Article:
New orders for U.S.-made durable goods likely fell in February aided by a sharp decline in civilian aircraft orders, according to a Reuters poll

The median forecast of 73 economists showed orders for durables, goods lasting three years or more, dropped for the seventh straight month, to 2.0 percent in February after a 4.5 percent January fall.

Stripping out transportation orders -- which are heavily skewed by aircraft -- new orders for durables are expected to fall 2.0 percent after a 3.0 percent decline in January.

In a sign investment growth slowed further, nondefense capital goods excluding aircraft -- a key component of the monthly report seen as a gauge of business spending -- likely fell 2.3 percent in February after a 5.7 percent January drop.

The expected decline in aircraft orders comes as U.S. plane maker Boeing Co reported that it won orders for four aircraft during February -- down from 18 orders for January.

And industry analysts say there are no signs the planemaker will soon return to the record number of orders it enjoyed before the economic downturn as the number of cancellations exceeded orders, so far this year.

The Commerce Department will release the report at 8:30 a.m. EDT on Wednesday.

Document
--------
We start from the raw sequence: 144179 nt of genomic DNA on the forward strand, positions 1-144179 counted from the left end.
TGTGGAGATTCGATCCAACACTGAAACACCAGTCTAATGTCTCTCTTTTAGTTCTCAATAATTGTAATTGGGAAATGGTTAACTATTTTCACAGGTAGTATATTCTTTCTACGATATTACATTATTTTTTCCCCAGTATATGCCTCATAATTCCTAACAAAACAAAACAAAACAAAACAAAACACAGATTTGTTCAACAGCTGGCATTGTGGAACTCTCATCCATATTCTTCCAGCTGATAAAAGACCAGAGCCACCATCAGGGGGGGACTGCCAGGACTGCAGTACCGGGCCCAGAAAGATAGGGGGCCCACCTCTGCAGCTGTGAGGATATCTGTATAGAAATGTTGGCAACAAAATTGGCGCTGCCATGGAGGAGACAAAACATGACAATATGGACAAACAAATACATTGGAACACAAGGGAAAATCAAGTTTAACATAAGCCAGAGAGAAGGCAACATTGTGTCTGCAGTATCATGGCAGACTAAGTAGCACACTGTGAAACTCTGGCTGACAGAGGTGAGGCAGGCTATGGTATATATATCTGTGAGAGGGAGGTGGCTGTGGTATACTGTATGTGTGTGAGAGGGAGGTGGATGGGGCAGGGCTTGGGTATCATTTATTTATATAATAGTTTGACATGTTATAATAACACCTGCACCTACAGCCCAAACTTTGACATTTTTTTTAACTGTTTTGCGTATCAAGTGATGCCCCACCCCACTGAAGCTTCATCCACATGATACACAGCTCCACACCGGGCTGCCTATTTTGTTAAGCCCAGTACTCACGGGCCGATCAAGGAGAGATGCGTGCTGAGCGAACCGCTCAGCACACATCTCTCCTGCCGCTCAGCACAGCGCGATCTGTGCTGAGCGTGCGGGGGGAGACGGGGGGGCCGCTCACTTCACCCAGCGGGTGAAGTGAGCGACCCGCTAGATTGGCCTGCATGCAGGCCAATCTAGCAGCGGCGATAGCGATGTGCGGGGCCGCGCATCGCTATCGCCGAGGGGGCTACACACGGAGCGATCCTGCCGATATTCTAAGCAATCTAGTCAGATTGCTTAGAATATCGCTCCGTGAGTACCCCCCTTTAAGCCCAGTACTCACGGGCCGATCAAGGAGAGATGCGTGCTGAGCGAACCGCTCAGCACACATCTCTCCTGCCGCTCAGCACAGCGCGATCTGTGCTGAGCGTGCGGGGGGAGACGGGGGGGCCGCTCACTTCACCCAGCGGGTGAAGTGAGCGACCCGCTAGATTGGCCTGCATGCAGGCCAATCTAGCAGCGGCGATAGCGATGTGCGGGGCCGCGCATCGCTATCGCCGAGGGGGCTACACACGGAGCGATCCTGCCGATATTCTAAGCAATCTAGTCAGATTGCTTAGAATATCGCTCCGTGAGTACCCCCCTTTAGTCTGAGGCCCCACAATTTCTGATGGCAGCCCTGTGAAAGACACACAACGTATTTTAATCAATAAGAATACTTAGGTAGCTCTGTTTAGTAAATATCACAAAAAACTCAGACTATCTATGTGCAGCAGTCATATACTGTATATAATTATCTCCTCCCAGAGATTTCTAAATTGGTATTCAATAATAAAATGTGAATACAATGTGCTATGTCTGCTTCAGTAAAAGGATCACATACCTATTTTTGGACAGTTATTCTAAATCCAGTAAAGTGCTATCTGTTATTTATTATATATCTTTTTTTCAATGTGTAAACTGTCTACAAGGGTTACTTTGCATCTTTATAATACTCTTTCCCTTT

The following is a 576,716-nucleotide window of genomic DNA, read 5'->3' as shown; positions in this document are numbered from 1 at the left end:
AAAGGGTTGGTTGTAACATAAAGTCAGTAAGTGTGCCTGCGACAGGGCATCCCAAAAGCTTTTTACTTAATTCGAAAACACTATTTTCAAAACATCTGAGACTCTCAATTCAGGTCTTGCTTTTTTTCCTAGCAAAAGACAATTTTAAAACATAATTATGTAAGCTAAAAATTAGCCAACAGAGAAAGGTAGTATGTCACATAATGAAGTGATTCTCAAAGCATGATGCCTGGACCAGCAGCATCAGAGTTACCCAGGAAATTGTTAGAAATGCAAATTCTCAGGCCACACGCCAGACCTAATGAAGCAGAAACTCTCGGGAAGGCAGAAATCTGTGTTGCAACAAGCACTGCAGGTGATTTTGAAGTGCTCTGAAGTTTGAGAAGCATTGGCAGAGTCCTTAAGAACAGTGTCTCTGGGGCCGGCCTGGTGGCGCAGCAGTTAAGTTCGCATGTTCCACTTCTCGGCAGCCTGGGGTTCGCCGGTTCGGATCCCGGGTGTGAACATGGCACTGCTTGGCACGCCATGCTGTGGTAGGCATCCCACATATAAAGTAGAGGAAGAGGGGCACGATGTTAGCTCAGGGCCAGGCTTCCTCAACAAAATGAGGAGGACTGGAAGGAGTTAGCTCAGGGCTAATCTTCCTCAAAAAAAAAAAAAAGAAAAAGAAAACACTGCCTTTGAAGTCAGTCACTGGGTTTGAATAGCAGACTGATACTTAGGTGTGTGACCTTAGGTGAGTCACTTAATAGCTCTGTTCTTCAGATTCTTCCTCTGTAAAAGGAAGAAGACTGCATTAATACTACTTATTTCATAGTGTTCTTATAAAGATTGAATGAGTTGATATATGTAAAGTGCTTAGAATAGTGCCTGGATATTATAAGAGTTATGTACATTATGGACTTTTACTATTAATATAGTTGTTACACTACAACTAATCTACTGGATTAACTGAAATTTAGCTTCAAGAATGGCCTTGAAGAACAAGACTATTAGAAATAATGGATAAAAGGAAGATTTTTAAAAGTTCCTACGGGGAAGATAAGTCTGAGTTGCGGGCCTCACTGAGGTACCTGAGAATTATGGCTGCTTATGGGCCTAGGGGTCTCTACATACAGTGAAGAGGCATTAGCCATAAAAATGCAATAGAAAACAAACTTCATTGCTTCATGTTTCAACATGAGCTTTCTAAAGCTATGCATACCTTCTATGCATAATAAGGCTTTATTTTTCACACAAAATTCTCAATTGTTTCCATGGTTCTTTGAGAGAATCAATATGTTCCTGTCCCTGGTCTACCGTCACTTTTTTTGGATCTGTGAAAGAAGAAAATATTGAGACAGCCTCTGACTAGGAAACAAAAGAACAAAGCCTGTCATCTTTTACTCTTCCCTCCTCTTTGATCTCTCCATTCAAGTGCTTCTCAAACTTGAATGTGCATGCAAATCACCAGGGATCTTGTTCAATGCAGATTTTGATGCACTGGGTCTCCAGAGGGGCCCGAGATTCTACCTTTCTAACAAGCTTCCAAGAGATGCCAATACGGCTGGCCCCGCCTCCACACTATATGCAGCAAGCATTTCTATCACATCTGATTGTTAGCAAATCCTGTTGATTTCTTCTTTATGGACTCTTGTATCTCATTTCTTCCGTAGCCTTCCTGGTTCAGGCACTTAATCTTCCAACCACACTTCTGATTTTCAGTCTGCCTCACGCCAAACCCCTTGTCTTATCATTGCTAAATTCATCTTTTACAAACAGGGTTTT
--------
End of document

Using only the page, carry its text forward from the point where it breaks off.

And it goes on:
The following is a selection of comments from economists:


Forecast: -2.5 percent

Companies across industries continue to scale back on costs and production, waiting for any sign of a sustainable recovery. We have seen a virtual collapse in demand, both in the US and overseas. As a result, output has not been slashed quickly enough. The decline in production and inventories has not been able to keep up with the decline in sales.


Forecast: -0.5 percent

We expect orders and shipments of nondefense excluding aircraft (core) capital goods will have fallen further in February. A weighted index of capital spending plans from regional Fed surveys hit a new cycle low in the month, and the continued rise in jobless claims show business retrenchment remains fierce despite evidence that household spending has firmed.


Forecast: -0.5 percent

The fall in durable goods orders in February could have been limited by a rebound in automotive bookings (corresponding with the sharp pickup in motor vehicle production in the month, following extended plant shutdowns in January).


Forecast: -4.1 percent

Driven by slowing business and consumer demand, orders for durable goods could fall 4.1 percent in February. Vehicles and parts will likely continue to post significant declines. With corporate profits weakening and credit conditions exceptionally tight, business fixed investments will likely decline in the coming quarters. We do not expect business spending to add to GDP until late 2010.

(Polling by Bangalore Polling Unit)

(Reporting by Nancy Waitz. Editing by Walker Simon)